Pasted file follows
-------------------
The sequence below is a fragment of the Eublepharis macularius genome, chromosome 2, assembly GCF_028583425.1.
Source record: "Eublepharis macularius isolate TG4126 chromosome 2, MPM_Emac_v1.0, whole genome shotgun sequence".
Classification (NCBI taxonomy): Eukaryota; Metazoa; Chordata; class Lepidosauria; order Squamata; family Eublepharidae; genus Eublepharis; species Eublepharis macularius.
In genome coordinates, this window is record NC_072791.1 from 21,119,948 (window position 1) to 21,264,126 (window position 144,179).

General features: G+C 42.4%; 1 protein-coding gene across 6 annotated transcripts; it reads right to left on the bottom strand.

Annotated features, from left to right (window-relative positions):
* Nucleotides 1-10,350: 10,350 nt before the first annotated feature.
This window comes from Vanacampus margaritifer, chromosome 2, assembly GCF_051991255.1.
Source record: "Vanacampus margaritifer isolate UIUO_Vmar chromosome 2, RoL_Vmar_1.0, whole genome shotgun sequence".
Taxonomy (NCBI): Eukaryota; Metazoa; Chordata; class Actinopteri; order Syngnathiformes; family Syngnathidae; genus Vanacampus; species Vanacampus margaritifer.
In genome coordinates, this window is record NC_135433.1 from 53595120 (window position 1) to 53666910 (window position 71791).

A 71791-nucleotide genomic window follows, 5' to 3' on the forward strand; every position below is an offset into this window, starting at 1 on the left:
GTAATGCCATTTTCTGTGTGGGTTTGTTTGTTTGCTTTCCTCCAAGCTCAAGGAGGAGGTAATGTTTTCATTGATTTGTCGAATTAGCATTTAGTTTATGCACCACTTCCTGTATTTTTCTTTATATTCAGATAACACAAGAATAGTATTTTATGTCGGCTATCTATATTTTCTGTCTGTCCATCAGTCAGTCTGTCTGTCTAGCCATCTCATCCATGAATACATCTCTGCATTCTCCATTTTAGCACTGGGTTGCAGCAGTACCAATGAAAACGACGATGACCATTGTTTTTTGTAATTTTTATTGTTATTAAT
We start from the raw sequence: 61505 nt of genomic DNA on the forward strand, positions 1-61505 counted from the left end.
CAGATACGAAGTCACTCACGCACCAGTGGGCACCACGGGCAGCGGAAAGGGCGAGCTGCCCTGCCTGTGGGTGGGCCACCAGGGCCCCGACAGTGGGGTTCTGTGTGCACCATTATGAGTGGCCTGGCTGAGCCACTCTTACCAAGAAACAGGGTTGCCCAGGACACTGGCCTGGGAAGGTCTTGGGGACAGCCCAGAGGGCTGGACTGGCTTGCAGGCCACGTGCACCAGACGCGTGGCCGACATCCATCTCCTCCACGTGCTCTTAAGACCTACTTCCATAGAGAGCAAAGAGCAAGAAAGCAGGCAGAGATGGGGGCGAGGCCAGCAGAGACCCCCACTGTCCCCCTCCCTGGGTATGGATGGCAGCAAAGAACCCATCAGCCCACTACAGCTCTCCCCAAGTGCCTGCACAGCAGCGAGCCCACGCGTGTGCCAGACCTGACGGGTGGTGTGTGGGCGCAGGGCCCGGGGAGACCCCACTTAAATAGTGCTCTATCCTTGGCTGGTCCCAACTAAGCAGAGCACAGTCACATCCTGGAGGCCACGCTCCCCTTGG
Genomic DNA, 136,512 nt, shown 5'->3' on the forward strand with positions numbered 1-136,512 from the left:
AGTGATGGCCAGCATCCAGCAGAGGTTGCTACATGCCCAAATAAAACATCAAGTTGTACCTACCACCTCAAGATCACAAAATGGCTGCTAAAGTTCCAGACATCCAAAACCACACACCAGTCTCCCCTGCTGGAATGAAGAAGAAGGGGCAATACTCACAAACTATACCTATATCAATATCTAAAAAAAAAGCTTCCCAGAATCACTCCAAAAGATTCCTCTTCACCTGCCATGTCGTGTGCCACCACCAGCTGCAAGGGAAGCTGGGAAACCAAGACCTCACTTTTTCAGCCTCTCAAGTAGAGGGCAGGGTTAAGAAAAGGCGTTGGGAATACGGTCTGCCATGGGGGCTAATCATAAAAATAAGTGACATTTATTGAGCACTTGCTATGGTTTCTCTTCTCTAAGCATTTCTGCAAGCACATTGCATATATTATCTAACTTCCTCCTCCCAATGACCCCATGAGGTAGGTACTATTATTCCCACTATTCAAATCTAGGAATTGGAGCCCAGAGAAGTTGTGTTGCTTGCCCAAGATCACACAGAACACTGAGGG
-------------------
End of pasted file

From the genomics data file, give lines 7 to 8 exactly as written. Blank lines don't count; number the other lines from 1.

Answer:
* Nucleotides 1-10,350: 10,350 nt before the first annotated feature.
This window comes from Vanacampus margaritifer, chromosome 2, assembly GCF_051991255.1.